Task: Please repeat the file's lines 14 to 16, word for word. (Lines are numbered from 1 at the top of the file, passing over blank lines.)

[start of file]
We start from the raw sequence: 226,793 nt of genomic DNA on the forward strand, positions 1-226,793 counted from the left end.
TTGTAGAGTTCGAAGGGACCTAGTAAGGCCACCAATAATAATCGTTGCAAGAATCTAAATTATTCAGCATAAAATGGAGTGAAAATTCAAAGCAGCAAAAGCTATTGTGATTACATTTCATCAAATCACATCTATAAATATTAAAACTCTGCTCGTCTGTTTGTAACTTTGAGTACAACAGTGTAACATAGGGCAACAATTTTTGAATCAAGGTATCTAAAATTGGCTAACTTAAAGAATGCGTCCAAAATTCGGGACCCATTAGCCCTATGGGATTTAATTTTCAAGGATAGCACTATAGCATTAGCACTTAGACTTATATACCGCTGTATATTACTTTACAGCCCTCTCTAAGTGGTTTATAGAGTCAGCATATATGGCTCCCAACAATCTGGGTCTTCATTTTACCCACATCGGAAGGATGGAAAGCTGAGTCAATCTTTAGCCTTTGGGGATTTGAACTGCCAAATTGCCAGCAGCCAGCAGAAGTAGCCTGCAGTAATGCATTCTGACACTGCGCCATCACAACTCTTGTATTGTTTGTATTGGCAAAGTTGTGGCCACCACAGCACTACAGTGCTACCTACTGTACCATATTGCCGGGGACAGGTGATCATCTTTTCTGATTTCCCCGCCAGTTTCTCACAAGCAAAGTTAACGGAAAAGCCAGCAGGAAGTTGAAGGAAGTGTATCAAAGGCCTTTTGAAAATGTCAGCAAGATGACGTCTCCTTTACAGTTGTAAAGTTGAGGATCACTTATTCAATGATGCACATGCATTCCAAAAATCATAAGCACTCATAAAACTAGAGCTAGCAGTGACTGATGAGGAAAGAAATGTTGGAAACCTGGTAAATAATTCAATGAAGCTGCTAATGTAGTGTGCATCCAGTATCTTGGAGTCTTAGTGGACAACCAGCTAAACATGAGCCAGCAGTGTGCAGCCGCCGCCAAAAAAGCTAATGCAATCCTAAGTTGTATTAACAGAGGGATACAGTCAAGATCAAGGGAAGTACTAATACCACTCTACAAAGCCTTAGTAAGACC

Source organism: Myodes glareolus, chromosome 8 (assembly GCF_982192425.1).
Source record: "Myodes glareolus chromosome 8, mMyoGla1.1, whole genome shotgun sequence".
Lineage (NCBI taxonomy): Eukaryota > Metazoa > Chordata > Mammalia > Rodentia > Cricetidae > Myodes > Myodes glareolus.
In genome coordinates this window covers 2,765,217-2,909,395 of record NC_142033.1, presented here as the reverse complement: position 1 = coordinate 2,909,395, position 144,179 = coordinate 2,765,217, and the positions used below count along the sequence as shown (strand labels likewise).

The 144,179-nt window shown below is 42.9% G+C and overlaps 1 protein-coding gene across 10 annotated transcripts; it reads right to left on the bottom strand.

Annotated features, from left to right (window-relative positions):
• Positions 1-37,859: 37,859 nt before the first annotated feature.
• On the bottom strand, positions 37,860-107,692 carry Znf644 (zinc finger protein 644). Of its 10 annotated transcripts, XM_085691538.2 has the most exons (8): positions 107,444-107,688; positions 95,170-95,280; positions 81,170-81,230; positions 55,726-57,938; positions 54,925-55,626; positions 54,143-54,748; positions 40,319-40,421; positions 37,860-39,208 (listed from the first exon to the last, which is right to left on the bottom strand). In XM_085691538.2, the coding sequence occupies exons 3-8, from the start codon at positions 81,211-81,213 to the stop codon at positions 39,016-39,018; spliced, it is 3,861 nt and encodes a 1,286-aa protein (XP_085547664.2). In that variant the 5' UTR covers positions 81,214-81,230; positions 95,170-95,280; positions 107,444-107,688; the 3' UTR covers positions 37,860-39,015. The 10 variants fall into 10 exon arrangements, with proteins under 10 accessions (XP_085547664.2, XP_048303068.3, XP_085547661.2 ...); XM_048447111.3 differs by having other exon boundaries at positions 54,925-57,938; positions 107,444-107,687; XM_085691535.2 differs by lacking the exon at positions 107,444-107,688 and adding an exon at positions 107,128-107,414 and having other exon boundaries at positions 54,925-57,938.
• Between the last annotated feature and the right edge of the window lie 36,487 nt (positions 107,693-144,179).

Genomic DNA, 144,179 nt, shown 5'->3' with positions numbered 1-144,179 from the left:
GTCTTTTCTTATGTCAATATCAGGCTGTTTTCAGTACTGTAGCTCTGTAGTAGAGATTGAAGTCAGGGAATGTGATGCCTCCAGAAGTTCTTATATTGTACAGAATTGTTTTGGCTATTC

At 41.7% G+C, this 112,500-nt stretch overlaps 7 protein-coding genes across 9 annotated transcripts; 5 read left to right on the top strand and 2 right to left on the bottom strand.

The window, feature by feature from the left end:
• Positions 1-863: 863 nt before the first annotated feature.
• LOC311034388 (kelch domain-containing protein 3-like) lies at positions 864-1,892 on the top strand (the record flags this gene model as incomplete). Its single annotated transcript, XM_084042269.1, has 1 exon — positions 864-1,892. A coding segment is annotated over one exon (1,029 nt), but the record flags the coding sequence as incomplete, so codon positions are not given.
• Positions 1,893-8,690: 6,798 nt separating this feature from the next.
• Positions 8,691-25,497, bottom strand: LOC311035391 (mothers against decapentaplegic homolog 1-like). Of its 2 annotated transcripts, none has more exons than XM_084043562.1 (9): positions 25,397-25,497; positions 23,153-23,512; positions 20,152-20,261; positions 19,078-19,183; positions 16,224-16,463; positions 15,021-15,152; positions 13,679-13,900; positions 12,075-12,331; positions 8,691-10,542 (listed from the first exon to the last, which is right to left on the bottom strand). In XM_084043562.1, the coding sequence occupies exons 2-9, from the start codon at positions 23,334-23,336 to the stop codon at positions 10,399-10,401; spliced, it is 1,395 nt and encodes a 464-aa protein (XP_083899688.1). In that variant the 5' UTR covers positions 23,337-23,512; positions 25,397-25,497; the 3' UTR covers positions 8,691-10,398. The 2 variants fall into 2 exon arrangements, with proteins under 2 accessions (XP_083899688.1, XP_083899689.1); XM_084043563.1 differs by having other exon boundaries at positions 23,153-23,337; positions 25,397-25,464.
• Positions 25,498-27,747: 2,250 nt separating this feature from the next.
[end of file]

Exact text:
At 41.7% G+C, this 112,500-nt stretch overlaps 7 protein-coding genes across 9 annotated transcripts; 5 read left to right on the top strand and 2 right to left on the bottom strand.

The window, feature by feature from the left end:
• Positions 1-863: 863 nt before the first annotated feature.